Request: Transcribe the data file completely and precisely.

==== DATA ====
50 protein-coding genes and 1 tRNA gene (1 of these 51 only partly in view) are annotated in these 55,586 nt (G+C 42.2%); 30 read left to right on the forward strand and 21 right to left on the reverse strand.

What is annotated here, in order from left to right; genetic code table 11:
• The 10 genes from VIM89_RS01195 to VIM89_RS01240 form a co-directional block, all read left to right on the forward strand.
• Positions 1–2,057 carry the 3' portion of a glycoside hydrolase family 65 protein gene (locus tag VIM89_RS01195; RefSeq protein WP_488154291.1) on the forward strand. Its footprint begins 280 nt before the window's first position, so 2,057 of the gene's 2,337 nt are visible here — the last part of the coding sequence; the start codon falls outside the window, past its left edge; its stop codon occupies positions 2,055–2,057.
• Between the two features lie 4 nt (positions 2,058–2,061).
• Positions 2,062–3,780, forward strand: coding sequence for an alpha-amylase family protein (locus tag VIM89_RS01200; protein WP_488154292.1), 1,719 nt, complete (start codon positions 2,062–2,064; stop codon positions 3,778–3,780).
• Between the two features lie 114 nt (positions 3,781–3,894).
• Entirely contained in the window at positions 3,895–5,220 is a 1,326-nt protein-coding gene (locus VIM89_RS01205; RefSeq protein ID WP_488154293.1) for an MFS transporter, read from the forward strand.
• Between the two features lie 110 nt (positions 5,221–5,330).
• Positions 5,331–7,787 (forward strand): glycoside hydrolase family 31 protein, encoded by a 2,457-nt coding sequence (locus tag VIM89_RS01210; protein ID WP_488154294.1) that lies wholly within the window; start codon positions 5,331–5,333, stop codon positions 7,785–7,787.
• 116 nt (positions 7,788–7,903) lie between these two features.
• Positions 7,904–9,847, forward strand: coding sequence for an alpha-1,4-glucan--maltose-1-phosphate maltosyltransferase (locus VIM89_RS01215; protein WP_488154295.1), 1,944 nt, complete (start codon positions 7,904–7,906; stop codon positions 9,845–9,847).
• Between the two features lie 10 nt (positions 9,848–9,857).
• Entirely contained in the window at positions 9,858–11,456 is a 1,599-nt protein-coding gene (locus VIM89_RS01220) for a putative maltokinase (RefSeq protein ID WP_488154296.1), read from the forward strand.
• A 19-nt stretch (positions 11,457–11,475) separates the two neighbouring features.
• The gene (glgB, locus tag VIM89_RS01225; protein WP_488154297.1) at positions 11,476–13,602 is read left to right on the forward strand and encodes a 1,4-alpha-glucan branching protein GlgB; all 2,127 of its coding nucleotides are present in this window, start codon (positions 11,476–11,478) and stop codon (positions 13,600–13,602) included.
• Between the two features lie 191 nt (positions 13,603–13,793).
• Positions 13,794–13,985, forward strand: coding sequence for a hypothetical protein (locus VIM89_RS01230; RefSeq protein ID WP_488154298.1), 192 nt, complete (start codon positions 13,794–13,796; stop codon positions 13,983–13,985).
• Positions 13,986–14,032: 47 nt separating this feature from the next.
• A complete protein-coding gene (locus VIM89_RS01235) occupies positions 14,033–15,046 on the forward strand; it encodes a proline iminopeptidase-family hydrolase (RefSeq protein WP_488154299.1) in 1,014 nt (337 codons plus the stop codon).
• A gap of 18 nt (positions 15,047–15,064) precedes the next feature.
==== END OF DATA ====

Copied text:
50 protein-coding genes and 1 tRNA gene (1 of these 51 only partly in view) are annotated in these 55,586 nt (G+C 42.2%); 30 read left to right on the forward strand and 21 right to left on the reverse strand.

What is annotated here, in order from left to right; genetic code table 11:
• The 10 genes from VIM89_RS01195 to VIM89_RS01240 form a co-directional block, all read left to right on the forward strand.
• Positions 1–2,057 carry the 3' portion of a glycoside hydrolase family 65 protein gene (locus tag VIM89_RS01195; RefSeq protein WP_488154291.1) on the forward strand. Its footprint begins 280 nt before the window's first position, so 2,057 of the gene's 2,337 nt are visible here — the last part of the coding sequence; the start codon falls outside the window, past its left edge; its stop codon occupies positions 2,055–2,057.
• Between the two features lie 4 nt (positions 2,058–2,061).
• Positions 2,062–3,780, forward strand: coding sequence for an alpha-amylase family protein (locus tag VIM89_RS01200; protein WP_488154292.1), 1,719 nt, complete (start codon positions 2,062–2,064; stop codon positions 3,778–3,780).
• Between the two features lie 114 nt (positions 3,781–3,894).
• Entirely contained in the window at positions 3,895–5,220 is a 1,326-nt protein-coding gene (locus VIM89_RS01205; RefSeq protein ID WP_488154293.1) for an MFS transporter, read from the forward strand.
• Between the two features lie 110 nt (positions 5,221–5,330).
• Positions 5,331–7,787 (forward strand): glycoside hydrolase family 31 protein, encoded by a 2,457-nt coding sequence (locus tag VIM89_RS01210; protein ID WP_488154294.1) that lies wholly within the window; start codon positions 5,331–5,333, stop codon positions 7,785–7,787.
• 116 nt (positions 7,788–7,903) lie between these two features.
• Positions 7,904–9,847, forward strand: coding sequence for an alpha-1,4-glucan--maltose-1-phosphate maltosyltransferase (locus VIM89_RS01215; protein WP_488154295.1), 1,944 nt, complete (start codon positions 7,904–7,906; stop codon positions 9,845–9,847).
• Between the two features lie 10 nt (positions 9,848–9,857).
• Entirely contained in the window at positions 9,858–11,456 is a 1,599-nt protein-coding gene (locus VIM89_RS01220) for a putative maltokinase (RefSeq protein ID WP_488154296.1), read from the forward strand.
• A 19-nt stretch (positions 11,457–11,475) separates the two neighbouring features.
• The gene (glgB, locus tag VIM89_RS01225; protein WP_488154297.1) at positions 11,476–13,602 is read left to right on the forward strand and encodes a 1,4-alpha-glucan branching protein GlgB; all 2,127 of its coding nucleotides are present in this window, start codon (positions 11,476–11,478) and stop codon (positions 13,600–13,602) included.
• Between the two features lie 191 nt (positions 13,603–13,793).
• Positions 13,794–13,985, forward strand: coding sequence for a hypothetical protein (locus VIM89_RS01230; RefSeq protein ID WP_488154298.1), 192 nt, complete (start codon positions 13,794–13,796; stop codon positions 13,983–13,985).
• Positions 13,986–14,032: 47 nt separating this feature from the next.
• A complete protein-coding gene (locus VIM89_RS01235) occupies positions 14,033–15,046 on the forward strand; it encodes a proline iminopeptidase-family hydrolase (RefSeq protein WP_488154299.1) in 1,014 nt (337 codons plus the stop codon).
• A gap of 18 nt (positions 15,047–15,064) precedes the next feature.